A very minor survey of blogisms

August 23, 2007 at 3:38 am | Posted in Assignments, Thoughts | Leave a comment

I’ve been using Peter-Paul Koch’s website, Quirks mode, as a reference for the past couple of years while working on various web projects. The site describes and catalogs many idiosyncratic differences in HTML, CSS and JavaScript exhibited by web browsers that plague developers. He has also published a book by the same name.

Knowing that his website is such a great resource, I went looking for a blog and was happy with what I found. The blog is as interesting and useful as the website. If you develop websites and don’t know of this resource, you don’t know what you are missing.

If you haven’t heard, Internet Radio stations are currently under threat of annihilation. The blog at Digitally Imported is but one of many places across the net chronicling this travesty.

The recording studios, using their proxy SoundExchange, have demanded excessive per listener statutory licensing rates, rates in excess of satellite radio, itself a barely profitable business model. They are threatening stations with little annual income with million dollar bills, with billion dollar fees for larger sites. To ensure destruction, the fees have been backdated a year. Meanwhile, terrestrial radio pays no such fees. At the moment the hour of execution has been paused, but the future remains uncertain. Help Save Net Radio and contact your congress people.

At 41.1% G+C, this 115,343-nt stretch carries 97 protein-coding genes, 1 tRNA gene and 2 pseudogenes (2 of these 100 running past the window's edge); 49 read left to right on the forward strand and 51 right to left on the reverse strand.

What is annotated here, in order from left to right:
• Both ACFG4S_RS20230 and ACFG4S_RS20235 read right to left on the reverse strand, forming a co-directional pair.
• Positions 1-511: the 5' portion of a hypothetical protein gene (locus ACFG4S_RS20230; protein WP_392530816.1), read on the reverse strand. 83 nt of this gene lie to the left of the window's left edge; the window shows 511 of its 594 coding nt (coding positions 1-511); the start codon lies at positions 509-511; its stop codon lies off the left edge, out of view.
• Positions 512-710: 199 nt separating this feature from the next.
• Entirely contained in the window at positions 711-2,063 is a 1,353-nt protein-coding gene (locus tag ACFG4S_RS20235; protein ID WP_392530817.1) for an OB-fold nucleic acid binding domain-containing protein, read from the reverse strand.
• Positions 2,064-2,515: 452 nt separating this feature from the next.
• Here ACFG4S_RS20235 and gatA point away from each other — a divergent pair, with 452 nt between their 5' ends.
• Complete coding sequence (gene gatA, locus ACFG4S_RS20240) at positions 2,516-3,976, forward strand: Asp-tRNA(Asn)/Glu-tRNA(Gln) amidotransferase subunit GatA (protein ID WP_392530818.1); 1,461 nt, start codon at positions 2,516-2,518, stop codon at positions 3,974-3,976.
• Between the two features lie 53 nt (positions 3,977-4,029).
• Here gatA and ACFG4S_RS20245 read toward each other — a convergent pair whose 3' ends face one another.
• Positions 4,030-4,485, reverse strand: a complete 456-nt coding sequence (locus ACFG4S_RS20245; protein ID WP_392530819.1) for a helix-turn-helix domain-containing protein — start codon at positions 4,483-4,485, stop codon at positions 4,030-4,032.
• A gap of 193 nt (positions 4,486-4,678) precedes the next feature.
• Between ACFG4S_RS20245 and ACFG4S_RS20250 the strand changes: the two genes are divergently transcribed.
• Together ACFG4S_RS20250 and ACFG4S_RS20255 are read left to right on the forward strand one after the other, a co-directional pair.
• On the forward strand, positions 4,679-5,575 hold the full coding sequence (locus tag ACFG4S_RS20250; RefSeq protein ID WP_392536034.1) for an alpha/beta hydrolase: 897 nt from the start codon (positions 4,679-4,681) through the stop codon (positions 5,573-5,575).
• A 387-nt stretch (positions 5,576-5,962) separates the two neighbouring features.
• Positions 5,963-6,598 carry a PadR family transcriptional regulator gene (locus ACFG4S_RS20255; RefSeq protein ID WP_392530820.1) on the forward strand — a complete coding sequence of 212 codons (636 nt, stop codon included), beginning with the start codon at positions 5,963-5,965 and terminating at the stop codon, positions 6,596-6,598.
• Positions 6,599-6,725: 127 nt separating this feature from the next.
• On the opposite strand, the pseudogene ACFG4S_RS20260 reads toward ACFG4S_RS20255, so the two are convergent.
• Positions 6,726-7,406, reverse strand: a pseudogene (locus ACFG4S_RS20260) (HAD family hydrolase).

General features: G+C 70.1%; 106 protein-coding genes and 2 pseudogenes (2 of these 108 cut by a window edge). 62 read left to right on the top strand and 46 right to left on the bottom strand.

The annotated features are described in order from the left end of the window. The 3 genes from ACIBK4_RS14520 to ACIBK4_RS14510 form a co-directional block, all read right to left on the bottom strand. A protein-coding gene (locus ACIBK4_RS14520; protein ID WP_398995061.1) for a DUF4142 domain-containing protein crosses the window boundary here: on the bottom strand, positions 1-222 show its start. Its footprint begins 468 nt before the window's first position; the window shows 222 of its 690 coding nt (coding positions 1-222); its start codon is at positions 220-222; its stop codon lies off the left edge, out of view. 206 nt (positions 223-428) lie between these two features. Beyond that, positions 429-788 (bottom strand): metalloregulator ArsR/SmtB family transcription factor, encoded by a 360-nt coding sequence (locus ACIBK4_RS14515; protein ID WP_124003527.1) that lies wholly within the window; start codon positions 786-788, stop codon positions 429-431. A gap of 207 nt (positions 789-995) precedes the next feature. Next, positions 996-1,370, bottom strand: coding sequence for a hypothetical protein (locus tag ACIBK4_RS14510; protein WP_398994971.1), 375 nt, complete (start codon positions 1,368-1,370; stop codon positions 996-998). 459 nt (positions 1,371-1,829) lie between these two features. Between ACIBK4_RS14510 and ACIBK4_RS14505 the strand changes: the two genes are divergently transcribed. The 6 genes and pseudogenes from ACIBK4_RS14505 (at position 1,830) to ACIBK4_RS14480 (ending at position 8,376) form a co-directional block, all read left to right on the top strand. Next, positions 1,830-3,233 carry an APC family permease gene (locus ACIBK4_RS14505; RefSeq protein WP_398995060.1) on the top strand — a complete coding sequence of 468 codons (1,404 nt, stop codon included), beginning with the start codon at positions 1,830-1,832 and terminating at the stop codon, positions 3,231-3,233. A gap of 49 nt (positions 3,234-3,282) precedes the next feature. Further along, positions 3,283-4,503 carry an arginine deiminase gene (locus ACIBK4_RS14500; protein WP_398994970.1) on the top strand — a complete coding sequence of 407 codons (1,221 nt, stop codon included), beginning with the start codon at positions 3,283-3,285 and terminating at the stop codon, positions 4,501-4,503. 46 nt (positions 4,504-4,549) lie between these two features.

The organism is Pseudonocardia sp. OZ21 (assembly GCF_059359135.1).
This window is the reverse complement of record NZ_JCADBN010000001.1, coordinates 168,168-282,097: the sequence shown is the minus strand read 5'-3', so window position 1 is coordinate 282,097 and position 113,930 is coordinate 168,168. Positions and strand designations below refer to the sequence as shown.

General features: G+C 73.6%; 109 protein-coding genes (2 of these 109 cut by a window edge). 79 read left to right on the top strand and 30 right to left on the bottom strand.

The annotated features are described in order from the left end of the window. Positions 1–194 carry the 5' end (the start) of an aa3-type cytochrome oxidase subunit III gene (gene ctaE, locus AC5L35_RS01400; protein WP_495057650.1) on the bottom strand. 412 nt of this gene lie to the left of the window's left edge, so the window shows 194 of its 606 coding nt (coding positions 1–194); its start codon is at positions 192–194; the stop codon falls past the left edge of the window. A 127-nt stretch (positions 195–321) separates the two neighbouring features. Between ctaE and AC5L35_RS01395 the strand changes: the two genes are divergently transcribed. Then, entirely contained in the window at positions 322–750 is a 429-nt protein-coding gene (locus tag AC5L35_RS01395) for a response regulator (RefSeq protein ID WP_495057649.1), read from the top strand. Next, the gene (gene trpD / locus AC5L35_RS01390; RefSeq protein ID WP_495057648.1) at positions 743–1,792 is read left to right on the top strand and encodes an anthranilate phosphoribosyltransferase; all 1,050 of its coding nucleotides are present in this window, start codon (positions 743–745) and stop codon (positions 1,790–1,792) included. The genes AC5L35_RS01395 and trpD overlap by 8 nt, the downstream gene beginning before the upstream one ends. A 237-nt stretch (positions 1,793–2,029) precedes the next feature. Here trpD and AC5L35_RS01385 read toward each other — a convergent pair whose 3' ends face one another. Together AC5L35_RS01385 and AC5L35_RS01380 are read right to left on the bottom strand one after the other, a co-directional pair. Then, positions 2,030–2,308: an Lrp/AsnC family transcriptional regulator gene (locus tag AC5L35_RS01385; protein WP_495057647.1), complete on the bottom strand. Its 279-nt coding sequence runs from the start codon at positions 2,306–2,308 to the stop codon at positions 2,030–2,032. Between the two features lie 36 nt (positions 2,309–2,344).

Like shinyaryart, I’ll probably begin reading Game Blogs this semester just because it looks like it might be interesting.

Penny Arcade is probably well known to most of us. More a web comic than a blog, the blog acts as a sound board for the comics creators, Gabe and Tycho. The melding of comic and commentary provides telling insight into the gaming world and its norms. Posts range from con experiences, to making fun of over hyped games, to telling self-referential criticism (Green Blackboards (And Other Anomalies)).

Slashdot, an online community, was one of the precursors of community driven link sites such as kuro5hin, Digg and Reddit. Styled as “News for Nerds. Stuff that Matters”, Slashdot allows users to submit stories and post comments. While the site has been in decline, its hordes created the term slashdotting due to the tremendous surge of visitors a site would receive upon posting a story (back in the day when people read stories and computers were less capable). A number of Internet memes, such as RTFA, “hot grits”, mis-labeled links to goats.cx (which apparently originated on 4chan, NSFW), “first posts” and the like started here.


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